Resume/CV

If you read Jim's new book, The Fundamentals of Mining for Gemstones and Mineral Specimens, you'll have a better sense of the in-depth knowledge and experience that Jim has than could ever be included in a resume, but if you are interested in hiring Jim for consulting services (remote, or on-site), you may also want to download a copy of his resume/CV. (right-click and select Save Link As here): Resume/CV

About the Author
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Jim Clanin has always had an interest in collecting gems and minerals. While attending San Diego State University studying Geology in the mid 1970s, he began his apprenticeship at the Ocean View Mine, the Elizabeth R tunnel, in the Pala District, San Diego County, California, learning how to drill and blast in a gemstone environment under the tutelage of Roland Reed.

His career now spans nearly 40 years working on three continents in nine countries, mining in many different rock types of many different ages. He has had as many as 72 miners and logistic personnel working under him in some mines and in others worked successfully with a two-man crew, himself and another person.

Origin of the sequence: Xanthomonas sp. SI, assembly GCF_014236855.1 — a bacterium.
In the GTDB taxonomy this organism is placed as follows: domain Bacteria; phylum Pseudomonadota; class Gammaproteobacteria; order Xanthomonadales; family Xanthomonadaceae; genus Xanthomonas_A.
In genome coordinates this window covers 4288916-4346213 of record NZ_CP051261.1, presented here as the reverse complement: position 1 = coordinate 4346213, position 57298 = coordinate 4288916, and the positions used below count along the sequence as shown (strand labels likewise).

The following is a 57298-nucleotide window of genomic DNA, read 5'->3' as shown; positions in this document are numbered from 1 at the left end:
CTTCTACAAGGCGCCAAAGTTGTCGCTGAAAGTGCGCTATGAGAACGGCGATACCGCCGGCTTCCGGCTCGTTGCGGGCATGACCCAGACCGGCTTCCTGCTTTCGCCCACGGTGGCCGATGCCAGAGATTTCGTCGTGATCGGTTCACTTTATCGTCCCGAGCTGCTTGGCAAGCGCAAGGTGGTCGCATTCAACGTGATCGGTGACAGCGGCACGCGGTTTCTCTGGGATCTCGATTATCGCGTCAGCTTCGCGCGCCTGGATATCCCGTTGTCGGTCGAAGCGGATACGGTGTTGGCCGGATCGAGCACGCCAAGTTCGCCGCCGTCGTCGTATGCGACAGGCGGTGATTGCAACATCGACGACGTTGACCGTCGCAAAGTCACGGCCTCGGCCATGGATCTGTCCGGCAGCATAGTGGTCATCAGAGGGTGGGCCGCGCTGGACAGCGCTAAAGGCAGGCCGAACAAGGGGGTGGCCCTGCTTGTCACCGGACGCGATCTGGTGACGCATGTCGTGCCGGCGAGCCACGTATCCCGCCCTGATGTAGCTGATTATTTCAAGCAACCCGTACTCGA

He spent nearly 10 years in East Africa living in Kenya and Tanzania working mines like The John Saul Ruby Mine, now called Rockland Kenya, Ltd., Landaban Garnet mines as well as the alluvial deposits in Southern Tanzania near the town of Tunduru. There were many other deposits prospected for and mined by Jim Clanin in Africa - in countries like Madagascar and Nigeria.

Since his African days, he has spent time in the Himalayan Mountains in the Northern Areas of Pakistan, bringing the standard of mining up for the many artinsal mines found through the Himalayan Mountain Chain. He also gave an eight-day short course on the Fundamentals of Mining for Gemstones and Minerals Specimens to 77 miners and mine owners in Nigeria, in January of 2010.

Jim has always been a hands-on miner so he could learn to read the rock and make intelligent decisions on where to drill next and how much explosives it should take to break the rock gently and not obliterate the minerals he was looking for.